BERLIN — Chancellor Angela Merkel of Germany, adding her voice to a global chorus of defiance and criticism after President Trump said he would pull the United States out of the Paris climate accord, expressed profound regret at the decision, declaring on Friday, “This decision cannot and will not deter all of us who feel obliged to protect this earth.”
Ms. Merkel spoke with Mr. Trump by telephone about the decision on Thursday, then gave a three-minute statement on Friday in Berlin that was broadcast live by German television stations.
In tones similar to that of President Emmanuel Macron of France, who on Thursday invited American scientists to continue their environmental work in his country, Ms. Merkel said, “We will gather all our strength — in Germany, in Europe and in the world — to meet the great challenges of humanity, like climate change, and to successfully master these challenges.”
With sweeping language that the chancellor rarely uses, she added, “For all for whom the future of this planet is important, I say: Let us continue along this path together, so that we are successful for our Mother Earth.”Continue reading the main story
ADVERTISEMENTContinue reading the main story
Mr. Trump’s rebuke of the agreement signed by 195 nations in 2015 deepened a trans-Atlantic rift laid bare during a recent NATO summit meeting in Brussels and a Group of 7 meeting in Italy, when the American president lectured other leaders on trade, climate and military spending. On Thursday, the leaders of France, Germany and Italy issued a joint statement rejecting Mr. Trump’s assertion that he would renegotiate the climate accords.
And officials around the world said that they would press for the climate agreement to be respected regardless of the American decision. “I can assure you, France will not give up the fight,” Mr. Macron said. With a twist on Mr. Trump’s campaign slogan, he added: “Make our planet great again.”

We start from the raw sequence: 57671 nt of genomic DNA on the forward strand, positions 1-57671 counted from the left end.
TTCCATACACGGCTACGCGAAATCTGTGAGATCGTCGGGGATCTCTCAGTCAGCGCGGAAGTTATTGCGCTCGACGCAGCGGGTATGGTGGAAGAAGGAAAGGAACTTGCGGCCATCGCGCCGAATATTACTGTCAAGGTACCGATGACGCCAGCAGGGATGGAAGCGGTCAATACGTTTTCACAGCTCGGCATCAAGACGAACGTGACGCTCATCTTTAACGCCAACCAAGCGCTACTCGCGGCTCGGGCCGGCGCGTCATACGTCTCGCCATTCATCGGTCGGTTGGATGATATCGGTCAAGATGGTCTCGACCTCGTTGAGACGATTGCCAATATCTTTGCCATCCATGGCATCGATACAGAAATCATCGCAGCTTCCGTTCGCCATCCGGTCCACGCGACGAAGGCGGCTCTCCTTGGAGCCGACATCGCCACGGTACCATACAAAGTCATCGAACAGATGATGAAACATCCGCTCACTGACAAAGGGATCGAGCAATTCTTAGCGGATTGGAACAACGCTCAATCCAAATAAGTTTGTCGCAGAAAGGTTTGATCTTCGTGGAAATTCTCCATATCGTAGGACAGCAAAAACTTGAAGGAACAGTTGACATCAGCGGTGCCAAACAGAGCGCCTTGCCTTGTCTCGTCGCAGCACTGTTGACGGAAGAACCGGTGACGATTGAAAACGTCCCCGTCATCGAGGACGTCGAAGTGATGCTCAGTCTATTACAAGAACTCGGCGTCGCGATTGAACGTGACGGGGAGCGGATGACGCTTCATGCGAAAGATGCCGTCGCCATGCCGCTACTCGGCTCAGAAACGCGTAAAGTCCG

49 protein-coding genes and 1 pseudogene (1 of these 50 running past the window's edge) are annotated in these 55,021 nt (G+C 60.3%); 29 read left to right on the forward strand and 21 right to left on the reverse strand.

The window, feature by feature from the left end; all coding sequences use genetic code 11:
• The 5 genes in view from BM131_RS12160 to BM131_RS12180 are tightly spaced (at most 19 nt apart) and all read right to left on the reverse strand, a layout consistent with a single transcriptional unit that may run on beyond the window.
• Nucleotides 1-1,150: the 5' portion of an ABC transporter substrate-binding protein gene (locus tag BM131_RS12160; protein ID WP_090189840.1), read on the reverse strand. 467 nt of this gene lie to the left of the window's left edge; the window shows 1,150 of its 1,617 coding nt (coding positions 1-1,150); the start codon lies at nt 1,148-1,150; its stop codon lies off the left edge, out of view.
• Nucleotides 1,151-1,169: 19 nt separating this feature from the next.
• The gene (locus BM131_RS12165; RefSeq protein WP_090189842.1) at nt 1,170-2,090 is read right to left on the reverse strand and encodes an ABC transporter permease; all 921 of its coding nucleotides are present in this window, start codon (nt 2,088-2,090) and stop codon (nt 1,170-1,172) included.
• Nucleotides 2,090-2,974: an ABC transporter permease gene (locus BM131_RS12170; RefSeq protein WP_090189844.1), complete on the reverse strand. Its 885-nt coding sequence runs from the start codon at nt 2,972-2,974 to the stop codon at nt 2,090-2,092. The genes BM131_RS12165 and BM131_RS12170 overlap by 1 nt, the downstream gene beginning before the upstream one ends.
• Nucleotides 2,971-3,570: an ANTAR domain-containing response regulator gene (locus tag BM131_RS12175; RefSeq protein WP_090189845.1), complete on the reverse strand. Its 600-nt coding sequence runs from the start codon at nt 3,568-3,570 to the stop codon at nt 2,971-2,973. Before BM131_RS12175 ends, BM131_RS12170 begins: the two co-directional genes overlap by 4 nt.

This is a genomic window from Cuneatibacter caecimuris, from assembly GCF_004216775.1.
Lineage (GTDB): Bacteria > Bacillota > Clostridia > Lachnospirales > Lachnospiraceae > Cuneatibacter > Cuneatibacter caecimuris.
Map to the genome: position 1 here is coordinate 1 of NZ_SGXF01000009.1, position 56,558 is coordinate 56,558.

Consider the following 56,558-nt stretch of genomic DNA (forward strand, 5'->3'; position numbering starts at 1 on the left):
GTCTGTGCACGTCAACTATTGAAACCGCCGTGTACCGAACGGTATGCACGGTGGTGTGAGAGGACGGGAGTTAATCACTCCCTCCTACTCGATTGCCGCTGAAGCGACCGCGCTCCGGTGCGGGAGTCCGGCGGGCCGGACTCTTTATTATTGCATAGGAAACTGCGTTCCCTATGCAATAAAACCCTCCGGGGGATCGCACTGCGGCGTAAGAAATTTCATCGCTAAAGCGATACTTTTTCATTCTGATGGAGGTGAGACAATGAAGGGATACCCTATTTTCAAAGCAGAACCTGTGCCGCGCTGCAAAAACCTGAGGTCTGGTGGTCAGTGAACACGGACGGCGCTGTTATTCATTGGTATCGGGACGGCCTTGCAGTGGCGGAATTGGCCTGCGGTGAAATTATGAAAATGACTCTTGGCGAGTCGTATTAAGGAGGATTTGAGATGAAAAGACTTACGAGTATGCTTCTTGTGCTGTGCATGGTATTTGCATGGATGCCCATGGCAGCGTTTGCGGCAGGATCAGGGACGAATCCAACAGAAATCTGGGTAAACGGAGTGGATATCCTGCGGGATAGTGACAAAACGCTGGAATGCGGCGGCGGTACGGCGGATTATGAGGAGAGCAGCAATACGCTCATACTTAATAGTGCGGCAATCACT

In a statement, the Japanese government called Mr. Trump’s decision “regrettable.” But the environment minister, Koichi Yamamoto, was more strident in comments he made to reporters, saying that Mr. Trump had “turned his back on the wisdom of human beings.”
Ms. Merkel, invoking her background as a scientist and a veteran of more than 20 years of international efforts to protect the planet, noted that it was especially important to help developing nations meet the challenges of global warming. Fiji, among the island nations most threatened by rising sea levels, is to be the focus of the next international conference on climate change, in November in Bonn, Germany.
The chancellor said that Fiji could count on Germany and France for support.
Environmental issues are especially important to German voters and to Ms. Merkel, who made her mark in international politics in the 1990s by shepherding an environmental agreement and the Kyoto climate pact, later rejected by President George W. Bush.
“What we began over 20 years ago and continued in Paris one and a half years ago with a historic quantum leap will lead to success,” Ms. Merkel said.
“The path, there is no doubt about it, is rocky,” she added. “I have known that ever since I started in politics. But I am also convinced, if I look back at these more than 20 years, that the path is irreversible.”
Ms. Merkel embraced the actions of companies and American states determined to carry out plans to safeguard the environment. “I am so moved and enthused that so many states and enterprises in the United States of America want to travel this path with us,” she said. “We will travel it together.”
Thirty mayors, three governors, more than 80 university presidents and more than 100 businesses in the United States are preparing to submit a plan to the United Nations pledging to meet the country’s greenhouse gas emissions targets under the Paris Agreement.